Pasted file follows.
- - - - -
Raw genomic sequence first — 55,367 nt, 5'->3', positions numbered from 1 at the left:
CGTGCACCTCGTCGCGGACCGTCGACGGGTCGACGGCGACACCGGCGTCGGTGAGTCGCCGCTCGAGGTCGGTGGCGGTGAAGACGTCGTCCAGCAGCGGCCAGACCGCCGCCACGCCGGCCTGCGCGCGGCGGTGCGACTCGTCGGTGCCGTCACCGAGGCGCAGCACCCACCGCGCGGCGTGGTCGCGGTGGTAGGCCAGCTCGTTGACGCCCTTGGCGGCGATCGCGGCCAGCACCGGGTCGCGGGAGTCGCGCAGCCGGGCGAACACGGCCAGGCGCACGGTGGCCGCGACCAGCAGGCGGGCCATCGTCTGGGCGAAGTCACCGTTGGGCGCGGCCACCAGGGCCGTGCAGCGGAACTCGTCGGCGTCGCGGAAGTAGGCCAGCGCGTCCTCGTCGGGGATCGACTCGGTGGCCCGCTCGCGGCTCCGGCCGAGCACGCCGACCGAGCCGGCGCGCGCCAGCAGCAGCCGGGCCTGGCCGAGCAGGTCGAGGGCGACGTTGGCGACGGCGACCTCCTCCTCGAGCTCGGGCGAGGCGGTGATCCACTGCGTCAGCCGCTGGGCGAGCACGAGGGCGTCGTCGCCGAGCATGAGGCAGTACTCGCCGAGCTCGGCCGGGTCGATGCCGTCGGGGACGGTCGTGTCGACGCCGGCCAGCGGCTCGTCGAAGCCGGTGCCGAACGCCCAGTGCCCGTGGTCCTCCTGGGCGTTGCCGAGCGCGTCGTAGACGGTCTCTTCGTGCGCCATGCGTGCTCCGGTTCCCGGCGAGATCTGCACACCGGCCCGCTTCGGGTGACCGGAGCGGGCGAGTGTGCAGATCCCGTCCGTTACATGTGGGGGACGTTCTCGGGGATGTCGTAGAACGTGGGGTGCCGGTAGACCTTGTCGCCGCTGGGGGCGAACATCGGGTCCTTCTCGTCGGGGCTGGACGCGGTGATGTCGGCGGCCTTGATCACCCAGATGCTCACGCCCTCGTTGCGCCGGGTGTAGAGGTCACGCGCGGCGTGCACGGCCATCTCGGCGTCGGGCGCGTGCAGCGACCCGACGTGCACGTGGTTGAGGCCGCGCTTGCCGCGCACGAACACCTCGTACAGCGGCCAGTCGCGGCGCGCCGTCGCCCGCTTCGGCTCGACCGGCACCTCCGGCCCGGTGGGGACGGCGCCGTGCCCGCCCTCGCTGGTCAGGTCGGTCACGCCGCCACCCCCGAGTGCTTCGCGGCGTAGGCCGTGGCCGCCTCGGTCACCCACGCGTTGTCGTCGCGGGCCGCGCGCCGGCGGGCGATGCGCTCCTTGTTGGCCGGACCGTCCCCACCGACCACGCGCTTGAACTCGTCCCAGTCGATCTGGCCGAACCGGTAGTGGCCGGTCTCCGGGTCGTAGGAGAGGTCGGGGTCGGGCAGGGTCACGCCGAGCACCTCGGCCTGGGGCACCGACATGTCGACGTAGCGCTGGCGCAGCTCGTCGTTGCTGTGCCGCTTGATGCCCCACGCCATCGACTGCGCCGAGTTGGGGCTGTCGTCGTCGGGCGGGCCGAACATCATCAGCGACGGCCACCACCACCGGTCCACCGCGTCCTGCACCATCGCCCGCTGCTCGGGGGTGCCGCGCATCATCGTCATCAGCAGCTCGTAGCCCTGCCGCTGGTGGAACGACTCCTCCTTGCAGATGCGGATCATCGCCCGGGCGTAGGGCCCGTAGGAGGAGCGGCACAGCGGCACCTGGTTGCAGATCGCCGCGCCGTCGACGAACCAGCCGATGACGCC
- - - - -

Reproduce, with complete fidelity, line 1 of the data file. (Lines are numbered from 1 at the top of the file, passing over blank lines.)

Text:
Raw genomic sequence first — 55,367 nt, 5'->3', positions numbered from 1 at the left: